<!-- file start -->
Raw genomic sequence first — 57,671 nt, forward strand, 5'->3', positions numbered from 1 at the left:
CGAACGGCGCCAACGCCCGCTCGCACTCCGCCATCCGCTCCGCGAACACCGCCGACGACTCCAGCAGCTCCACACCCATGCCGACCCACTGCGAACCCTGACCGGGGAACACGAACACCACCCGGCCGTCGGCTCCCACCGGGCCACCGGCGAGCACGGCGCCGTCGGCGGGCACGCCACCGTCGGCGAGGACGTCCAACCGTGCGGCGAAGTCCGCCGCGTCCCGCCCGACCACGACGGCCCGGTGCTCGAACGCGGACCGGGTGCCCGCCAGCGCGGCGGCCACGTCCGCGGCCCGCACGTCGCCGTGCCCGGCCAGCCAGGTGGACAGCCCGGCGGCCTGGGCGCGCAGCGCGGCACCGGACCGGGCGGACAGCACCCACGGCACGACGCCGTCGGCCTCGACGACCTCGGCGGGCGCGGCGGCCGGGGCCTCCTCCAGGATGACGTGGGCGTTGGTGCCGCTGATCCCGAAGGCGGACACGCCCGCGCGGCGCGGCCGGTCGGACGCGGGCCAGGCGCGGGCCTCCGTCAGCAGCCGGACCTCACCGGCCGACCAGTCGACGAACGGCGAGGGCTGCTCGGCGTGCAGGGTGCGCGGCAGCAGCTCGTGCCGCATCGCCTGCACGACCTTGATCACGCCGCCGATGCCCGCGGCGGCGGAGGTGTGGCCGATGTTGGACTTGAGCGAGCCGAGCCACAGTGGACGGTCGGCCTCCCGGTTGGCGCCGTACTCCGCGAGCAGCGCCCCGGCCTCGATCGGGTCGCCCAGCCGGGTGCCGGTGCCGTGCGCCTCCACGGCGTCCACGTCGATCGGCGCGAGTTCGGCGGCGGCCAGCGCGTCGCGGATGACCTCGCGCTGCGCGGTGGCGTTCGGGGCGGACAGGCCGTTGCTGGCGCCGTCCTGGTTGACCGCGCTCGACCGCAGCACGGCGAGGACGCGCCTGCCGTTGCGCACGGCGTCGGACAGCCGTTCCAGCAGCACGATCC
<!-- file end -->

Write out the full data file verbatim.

Raw genomic sequence first — 57,671 nt, forward strand, 5'->3', positions numbered from 1 at the left:
CGAACGGCGCCAACGCCCGCTCGCACTCCGCCATCCGCTCCGCGAACACCGCCGACGACTCCAGCAGCTCCACACCCATGCCGACCCACTGCGAACCCTGACCGGGGAACACGAACACCACCCGGCCGTCGGCTCCCACCGGGCCACCGGCGAGCACGGCGCCGTCGGCGGGCACGCCACCGTCGGCGAGGACGTCCAACCGTGCGGCGAAGTCCGCCGCGTCCCGCCCGACCACGACGGCCCGGTGCTCGAACGCGGACCGGGTGCCCGCCAGCGCGGCGGCCACGTCCGCGGCCCGCACGTCGCCGTGCCCGGCCAGCCAGGTGGACAGCCCGGCGGCCTGGGCGCGCAGCGCGGCACCGGACCGGGCGGACAGCACCCACGGCACGACGCCGTCGGCCTCGACGACCTCGGCGGGCGCGGCGGCCGGGGCCTCCTCCAGGATGACGTGGGCGTTGGTGCCGCTGATCCCGAAGGCGGACACGCCCGCGCGGCGCGGCCGGTCGGACGCGGGCCAGGCGCGGGCCTCCGTCAGCAGCCGGACCTCACCGGCCGACCAGTCGACGAACGGCGAGGGCTGCTCGGCGTGCAGGGTGCGCGGCAGCAGCTCGTGCCGCATCGCCTGCACGACCTTGATCACGCCGCCGATGCCCGCGGCGGCGGAGGTGTGGCCGATGTTGGACTTGAGCGAGCCGAGCCACAGTGGACGGTCGGCCTCCCGGTTGGCGCCGTACTCCGCGAGCAGCGCCCCGGCCTCGATCGGGTCGCCCAGCCGGGTGCCGGTGCCGTGCGCCTCCACGGCGTCCACGTCGATCGGCGCGAGTTCGGCGGCGGCCAGCGCGTCGCGGATGACCTCGCGCTGCGCGGTGGCGTTCGGGGCGGACAGGCCGTTGCTGGCGCCGTCCTGGTTGACCGCGCTCGACCGCAGCACGGCGAGGACGCGCCTGCCGTTGCGCACGGCGTCGGACAGCCGTTCCAGCAGCACGATCC